Everything You Need to Know About Working Capital Loans
Working capital is essential to any operation that intends to stay in business for an extended period of time. Without proper management of working capital—the capital used to finance everyday operations—you risk putting your business in serious financial trouble.
Managing business finances is a constant balancing act; you need to be sure you have enough capital to cover everyday needs, but you don’t want so much sitting around that you aren’t investing it properly in growing your business. Even then, to keep your finances balanced and take advantage of business opportunities, you may need to borrow additional capital.
What exactly is working capital? And how do loans fit into the equation? Keep reading to find out!
Want help finding a business loan? Apply now to Merchant Maverick’s Community of Lenders. We’ve partnered with banks, credit unions, and other financiers across the country to bring you fast and easy business financing.
Table of Contents
What is Working Capital?
Working capital, according to Investopedia, is “a measure of both a company’s efficiency and its short-term financial health.”
What does that mean? It’s a measure of how much money you have left to pay for business operations after you’ve accounted for all your short-term business liabilities. The calculation is simple:
Current assets – current liabilities = working capital
Current assets include all the assets coming into your business that can be converted to cash in the next year. Obviously, this includes everything already in the form of hard cash, as well as assets such as inventory and accounts receivable.
Liabilities, as you might imagine, include all the debts you’ll have to pay in the next year. Short term debt (debt due within the year), accounts payable, and taxes payable all count as liabilities. Debts that are paid out over a term longer than a year, such as long-term loans and mortgages, are not included in this number.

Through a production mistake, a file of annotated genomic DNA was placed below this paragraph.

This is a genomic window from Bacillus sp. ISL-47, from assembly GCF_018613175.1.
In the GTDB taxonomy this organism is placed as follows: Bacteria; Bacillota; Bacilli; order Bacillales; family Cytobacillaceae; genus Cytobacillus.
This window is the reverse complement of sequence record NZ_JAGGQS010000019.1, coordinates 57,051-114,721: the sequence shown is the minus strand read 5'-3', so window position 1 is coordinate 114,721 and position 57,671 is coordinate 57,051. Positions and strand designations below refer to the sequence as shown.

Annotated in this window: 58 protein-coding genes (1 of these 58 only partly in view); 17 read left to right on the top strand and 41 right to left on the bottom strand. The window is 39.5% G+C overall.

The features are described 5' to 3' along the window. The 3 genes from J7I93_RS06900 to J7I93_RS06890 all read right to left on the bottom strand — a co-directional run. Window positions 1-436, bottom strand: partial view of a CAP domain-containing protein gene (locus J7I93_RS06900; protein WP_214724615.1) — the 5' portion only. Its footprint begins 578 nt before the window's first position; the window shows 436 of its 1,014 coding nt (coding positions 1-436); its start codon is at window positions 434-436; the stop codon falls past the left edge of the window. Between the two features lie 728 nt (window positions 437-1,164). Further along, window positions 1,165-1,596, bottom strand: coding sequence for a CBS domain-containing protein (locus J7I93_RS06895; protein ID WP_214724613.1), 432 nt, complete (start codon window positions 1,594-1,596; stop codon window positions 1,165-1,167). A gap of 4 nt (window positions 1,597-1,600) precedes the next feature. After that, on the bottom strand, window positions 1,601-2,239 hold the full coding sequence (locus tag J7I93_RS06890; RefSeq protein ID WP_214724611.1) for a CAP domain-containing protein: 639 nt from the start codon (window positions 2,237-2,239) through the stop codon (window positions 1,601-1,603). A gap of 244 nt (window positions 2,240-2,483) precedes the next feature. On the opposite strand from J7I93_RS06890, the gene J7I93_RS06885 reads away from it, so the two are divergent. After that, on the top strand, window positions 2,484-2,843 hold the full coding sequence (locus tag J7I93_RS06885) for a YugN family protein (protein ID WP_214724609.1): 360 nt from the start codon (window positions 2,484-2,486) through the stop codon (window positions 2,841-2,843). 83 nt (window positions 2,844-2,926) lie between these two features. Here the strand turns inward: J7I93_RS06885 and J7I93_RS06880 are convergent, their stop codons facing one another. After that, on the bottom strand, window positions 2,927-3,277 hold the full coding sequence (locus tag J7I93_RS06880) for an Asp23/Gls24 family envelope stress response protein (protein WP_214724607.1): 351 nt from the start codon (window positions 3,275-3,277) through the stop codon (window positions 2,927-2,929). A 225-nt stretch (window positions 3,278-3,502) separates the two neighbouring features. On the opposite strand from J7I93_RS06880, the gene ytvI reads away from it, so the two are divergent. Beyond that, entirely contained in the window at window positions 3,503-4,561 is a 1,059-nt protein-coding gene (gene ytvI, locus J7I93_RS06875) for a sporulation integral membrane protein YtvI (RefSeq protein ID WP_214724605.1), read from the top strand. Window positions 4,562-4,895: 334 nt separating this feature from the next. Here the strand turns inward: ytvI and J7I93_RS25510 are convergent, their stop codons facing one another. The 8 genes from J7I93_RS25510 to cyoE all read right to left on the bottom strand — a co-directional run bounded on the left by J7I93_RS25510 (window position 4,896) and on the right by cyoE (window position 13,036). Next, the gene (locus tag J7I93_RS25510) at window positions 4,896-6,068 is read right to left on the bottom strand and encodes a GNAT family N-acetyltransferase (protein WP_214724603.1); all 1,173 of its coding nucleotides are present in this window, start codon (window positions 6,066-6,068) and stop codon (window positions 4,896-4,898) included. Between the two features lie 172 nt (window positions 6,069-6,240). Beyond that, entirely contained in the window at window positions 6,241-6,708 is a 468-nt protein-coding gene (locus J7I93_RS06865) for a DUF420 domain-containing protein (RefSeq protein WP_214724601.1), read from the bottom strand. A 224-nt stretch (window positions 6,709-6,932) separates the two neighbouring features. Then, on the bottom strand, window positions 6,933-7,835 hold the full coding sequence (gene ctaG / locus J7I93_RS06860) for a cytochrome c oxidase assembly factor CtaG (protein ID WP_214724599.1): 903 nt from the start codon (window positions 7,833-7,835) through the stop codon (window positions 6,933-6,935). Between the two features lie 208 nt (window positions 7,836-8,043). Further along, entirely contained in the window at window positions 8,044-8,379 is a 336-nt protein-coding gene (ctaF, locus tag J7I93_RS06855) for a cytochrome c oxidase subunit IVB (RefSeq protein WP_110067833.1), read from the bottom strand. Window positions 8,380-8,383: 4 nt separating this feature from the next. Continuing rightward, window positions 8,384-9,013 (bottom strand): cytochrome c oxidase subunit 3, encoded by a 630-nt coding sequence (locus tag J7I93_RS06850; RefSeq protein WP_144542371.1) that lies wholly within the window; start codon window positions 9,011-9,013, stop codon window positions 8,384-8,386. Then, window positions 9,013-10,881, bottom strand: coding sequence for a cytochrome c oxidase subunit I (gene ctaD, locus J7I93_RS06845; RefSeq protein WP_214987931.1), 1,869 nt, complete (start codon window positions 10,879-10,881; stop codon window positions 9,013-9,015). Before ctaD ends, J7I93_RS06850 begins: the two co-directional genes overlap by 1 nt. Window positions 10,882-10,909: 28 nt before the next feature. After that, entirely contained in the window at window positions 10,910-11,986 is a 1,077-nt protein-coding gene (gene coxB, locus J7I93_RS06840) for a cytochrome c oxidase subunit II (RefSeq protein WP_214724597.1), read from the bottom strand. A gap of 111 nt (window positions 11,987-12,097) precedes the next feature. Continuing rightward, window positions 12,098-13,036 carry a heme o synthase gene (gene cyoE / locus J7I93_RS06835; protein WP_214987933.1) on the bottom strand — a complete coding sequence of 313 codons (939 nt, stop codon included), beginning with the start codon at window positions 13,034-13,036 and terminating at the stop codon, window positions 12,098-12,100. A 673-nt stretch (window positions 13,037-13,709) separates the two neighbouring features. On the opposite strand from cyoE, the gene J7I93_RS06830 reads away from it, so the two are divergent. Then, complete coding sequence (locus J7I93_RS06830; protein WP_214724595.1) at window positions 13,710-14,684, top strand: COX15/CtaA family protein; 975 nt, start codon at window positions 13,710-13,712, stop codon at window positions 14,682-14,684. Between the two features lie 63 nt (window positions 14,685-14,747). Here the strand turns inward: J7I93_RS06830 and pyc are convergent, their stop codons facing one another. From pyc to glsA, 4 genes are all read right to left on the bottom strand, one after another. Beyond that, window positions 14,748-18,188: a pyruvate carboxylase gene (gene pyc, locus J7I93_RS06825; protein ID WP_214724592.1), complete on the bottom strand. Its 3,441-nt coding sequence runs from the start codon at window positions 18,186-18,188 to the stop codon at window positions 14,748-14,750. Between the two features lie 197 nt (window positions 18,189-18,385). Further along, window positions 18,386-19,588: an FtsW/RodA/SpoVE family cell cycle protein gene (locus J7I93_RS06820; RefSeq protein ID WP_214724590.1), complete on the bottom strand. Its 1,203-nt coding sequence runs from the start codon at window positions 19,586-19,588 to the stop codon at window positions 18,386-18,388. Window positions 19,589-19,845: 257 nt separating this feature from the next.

For example, your business’s assets and liabilities might look something like this:
|Current Assets||Current Liabilities|
|Inventory for sale||$5,000||Accounts payable||$3,000|
|Accounts receivable||$3,000||Credit card||$1,000|
In the above example, your business would have $2K worth of working capital left: $10,000 – $8,000 = $2,000.
With this information, you know how much money you have left to pay for other business operations that may need your attention.
Positive VS Negative Working Capital
Ideally, your current assets outweigh your current liabilities. This is called positive working capital. On the other hand, if the sum of your liabilities is larger than the sum of your assets, you have a negative working capital.
While you can operate with negative working capital for a time, doing so leaves very little room for error; you may find it difficult to purchase inventory or pay your debts.
Working Capital Liquidity
There is one more thing to consider regarding working capital: its liquidity. Not all of your current assets are in the form of cash. Great as having soon-to-be-money is, you cannot pay the bills with inventory or unpaid invoices.
When calculating working capital, be aware of how long it takes you to convert your assets to cash. If you work in retail, it may only take you a week or two to turn over your inventory and collect your invoices. Other businesses may take longer to accomplish the same tasks.
Working Capital Loans
Whether you’re working on achieving positive working capital, considering a large opportunity that will tie up your cash (but make you more money in the long run), or are simply in need of more cash to tide you over until your assets are converted to a usable form, you may need to borrow capital.
In these situations, a working capital loan might come in handy. These loans are used to pay for everyday business operations—such as rent, utilities, payroll, and inventory—while your capital is tied up elsewhere.
Reasons to Get a Working Capital Loan